“People come at long hikes in different ways, even though we end up doing some things similarly,” she says. “On trail, we think of not having just one right way [to do the hike], but many wrong ways. So I really wanted the book to be not about my experiences, but this collection of tips and tricks from all different kinds of people.”

Whitney “Allgood” La Ruffa, president of the American Long Distance Hiking Association-West (ALDHA-W), says to be a good distance hiker, “You need to genuinely like being outdoors… and you have to have a certain amount of a masochistic personality.

“You beat up your feet and your body, and plenty of time the weather is bad,” La Ruffa says. “You need a real adventure spirit, and if you can’t appreciate all of that…” he trails off, implying these mammoth feats are not for the light hearted.

LaRuffa would know; he too has logged his fair share of trail miles over the years, including many alongside Thomas, whom he describes as a “billy goat on rocky scrambles.” Together they pioneered the Chinook Trail, a 300-mile traverse of the Columbia River Gorge in Washington and Oregon.

Courtesy of Liz Thomas

“We had to piece together a combination of roads and trails to make a continuous route… the worst part was scouring for water. We were unsure of everything because no one had ever done it before,” LaRuffa says. “Liz is a great hiking partner. She’s fun no matter the situation. She’s kind too, like she’ll adjust her pace for those she’s with. She reads weather well and is a great navigator.”

These skills also translate to what Thomas calls her “urban thru-hikes,” or her “training in the off season.” This past March, Thomas finished an eight-day, 88-mile trek across Denver, visiting 60 different breweries along the way — making sure to stay hydrated and portioning her tester flights. She’s walked her way across Los Angeles, San Francisco, Chicago, Seattle and Portland, and doesn’t plan to stop any time soon.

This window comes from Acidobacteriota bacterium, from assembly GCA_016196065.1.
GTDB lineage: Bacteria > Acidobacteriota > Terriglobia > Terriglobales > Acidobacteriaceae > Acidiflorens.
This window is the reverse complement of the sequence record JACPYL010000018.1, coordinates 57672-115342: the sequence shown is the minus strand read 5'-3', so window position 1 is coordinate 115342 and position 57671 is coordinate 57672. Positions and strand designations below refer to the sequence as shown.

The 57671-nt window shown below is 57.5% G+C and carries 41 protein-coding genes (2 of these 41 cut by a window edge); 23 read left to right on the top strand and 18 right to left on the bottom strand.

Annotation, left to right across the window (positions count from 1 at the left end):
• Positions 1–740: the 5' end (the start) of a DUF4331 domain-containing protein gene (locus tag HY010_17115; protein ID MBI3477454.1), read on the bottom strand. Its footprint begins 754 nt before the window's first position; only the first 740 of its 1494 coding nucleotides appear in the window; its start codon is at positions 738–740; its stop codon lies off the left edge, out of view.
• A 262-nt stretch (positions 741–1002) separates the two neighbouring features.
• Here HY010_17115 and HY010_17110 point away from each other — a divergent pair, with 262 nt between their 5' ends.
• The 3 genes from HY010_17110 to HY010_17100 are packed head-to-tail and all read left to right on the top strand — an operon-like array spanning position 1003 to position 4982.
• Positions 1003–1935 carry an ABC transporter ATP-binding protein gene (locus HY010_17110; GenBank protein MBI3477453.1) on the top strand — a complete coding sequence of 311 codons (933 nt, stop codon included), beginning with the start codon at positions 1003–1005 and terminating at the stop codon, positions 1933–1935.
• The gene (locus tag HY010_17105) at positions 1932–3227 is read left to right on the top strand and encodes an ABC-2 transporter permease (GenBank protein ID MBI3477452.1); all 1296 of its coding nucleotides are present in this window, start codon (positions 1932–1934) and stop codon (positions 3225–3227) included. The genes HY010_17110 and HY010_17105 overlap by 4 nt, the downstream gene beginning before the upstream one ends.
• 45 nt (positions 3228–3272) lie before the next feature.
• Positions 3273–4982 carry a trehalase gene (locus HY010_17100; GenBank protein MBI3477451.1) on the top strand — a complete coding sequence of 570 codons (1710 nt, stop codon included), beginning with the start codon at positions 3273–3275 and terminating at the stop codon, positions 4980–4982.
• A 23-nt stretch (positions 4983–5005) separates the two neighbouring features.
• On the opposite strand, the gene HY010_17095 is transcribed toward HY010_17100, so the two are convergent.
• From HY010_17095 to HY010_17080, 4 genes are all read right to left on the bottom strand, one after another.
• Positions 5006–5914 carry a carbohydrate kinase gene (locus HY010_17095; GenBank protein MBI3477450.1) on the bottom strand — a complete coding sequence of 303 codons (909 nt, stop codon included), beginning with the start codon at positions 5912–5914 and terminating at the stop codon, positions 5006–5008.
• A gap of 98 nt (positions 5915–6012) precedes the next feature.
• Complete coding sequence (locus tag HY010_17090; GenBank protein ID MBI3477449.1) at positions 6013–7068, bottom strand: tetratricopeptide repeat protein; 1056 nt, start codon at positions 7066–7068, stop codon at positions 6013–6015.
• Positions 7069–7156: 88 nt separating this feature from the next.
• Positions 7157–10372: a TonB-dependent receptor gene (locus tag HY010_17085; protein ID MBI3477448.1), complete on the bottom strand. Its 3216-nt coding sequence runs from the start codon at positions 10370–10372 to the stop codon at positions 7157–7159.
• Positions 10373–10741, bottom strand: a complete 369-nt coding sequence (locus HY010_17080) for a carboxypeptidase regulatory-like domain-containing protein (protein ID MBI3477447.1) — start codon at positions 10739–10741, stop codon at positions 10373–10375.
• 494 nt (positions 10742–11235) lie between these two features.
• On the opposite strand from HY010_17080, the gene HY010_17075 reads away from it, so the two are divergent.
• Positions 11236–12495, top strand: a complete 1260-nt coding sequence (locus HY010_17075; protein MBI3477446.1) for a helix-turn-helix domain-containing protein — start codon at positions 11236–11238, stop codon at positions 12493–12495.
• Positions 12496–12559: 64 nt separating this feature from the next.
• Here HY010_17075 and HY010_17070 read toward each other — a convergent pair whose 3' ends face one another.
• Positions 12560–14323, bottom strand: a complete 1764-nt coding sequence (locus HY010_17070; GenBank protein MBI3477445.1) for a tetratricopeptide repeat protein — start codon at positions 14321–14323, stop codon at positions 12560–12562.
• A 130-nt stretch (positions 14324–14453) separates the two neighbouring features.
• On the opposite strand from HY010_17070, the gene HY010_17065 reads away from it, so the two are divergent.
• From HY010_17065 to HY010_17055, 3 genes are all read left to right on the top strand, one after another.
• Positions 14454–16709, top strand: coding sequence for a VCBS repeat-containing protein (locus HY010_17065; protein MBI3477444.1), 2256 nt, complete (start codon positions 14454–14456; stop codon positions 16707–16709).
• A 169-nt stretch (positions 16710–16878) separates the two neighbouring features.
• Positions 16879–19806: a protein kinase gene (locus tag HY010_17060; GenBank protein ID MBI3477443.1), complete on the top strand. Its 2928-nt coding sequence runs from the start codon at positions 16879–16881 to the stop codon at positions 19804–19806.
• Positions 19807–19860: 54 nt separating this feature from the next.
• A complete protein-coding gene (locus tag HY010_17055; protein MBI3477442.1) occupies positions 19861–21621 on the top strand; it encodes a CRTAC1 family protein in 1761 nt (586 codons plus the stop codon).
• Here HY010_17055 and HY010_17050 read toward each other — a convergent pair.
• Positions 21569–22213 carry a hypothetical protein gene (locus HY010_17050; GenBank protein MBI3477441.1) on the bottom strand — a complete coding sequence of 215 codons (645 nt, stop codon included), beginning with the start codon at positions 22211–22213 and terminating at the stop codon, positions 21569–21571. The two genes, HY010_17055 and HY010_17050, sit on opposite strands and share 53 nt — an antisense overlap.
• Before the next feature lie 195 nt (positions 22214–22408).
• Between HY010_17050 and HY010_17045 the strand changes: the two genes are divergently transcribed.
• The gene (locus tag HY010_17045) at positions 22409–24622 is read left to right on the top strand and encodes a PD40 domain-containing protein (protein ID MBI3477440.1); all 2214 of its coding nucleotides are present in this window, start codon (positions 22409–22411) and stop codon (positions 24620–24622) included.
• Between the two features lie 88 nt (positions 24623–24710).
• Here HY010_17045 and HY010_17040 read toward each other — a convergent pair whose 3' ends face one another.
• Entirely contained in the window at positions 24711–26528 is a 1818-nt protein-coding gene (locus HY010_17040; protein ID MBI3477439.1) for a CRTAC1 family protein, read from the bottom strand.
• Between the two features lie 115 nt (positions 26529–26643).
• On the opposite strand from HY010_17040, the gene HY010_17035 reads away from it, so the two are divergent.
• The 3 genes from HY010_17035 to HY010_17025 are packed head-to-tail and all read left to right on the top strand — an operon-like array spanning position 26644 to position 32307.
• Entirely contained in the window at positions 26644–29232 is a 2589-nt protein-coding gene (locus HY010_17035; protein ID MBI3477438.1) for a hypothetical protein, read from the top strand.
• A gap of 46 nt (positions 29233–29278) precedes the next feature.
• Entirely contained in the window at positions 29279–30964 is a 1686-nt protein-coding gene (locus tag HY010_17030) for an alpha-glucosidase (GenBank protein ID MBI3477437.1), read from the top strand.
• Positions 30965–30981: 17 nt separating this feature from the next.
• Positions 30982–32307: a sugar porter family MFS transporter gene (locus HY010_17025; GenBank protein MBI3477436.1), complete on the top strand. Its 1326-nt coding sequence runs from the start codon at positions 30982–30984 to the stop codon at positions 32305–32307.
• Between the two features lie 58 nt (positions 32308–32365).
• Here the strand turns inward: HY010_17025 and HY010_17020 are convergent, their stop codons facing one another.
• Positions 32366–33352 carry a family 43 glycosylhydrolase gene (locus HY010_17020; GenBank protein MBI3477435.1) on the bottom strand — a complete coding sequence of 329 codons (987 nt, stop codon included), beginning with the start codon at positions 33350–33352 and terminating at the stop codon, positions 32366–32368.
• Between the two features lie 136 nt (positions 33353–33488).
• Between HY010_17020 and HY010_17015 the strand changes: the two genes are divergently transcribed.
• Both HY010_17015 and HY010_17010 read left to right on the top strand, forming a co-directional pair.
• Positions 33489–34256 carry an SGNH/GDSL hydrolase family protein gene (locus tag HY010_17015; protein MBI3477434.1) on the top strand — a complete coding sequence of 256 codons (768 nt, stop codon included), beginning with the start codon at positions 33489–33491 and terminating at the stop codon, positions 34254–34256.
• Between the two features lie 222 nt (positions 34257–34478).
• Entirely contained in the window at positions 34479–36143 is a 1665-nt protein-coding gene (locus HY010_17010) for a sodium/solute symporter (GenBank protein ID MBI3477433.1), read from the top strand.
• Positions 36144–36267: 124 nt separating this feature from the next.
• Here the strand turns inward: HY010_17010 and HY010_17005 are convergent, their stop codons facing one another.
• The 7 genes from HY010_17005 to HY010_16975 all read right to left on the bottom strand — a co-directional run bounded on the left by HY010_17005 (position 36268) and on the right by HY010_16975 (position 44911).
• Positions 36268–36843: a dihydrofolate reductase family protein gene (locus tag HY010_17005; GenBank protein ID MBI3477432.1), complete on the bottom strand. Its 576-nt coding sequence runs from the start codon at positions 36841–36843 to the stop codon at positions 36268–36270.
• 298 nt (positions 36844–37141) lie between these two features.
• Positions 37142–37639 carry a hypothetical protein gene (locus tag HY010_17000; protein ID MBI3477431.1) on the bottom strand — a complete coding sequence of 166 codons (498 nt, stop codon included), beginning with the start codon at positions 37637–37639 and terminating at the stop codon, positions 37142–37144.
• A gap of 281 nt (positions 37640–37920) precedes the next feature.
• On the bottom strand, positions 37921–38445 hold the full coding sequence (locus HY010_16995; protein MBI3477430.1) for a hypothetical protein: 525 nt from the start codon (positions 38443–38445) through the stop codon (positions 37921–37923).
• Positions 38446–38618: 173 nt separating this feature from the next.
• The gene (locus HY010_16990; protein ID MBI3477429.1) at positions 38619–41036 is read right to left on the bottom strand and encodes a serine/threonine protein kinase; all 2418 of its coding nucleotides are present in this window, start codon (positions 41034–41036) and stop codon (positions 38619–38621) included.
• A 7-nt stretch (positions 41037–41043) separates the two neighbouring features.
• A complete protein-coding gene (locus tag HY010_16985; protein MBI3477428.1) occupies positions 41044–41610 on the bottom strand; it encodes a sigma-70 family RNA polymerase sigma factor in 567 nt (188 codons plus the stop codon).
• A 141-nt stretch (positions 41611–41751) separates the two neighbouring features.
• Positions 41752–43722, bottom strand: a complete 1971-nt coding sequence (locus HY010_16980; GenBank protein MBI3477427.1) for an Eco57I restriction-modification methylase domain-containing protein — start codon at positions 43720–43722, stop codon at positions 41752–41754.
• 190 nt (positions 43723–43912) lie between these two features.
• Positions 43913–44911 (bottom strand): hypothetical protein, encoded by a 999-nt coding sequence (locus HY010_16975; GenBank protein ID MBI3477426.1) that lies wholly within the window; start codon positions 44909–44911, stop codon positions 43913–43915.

“I know few people as passionate about long distance hiking as Liz,” LaRuffa says. “The backbone of her passion lies in her advocacy for public lands and a desire to help educate other hikers and members of our community.”

As vice president of the ALDHA-W, Thomas regularly gives presentations and talks about Leave No Trace policies and general education to help hikers not only enjoy, but stay responsible on the trail. Encouraging people of all ages, athletic ability and socioeconomic status to embrace the outdoors is paramount to her mission as a hiking ambassador.

“It’s really important to get out and appreciate our public lands,” she says. “Since I’ve started [long distance hiking], it’s really awesome to see how many more women are embracing hiking and women going solo. I’ve started seeing more communities of women and those of color being forthright about their experiences, too.”

Thomas says she used to feel like she stuck out on the trail, “Now there’s a bunch of us just doing our thing.”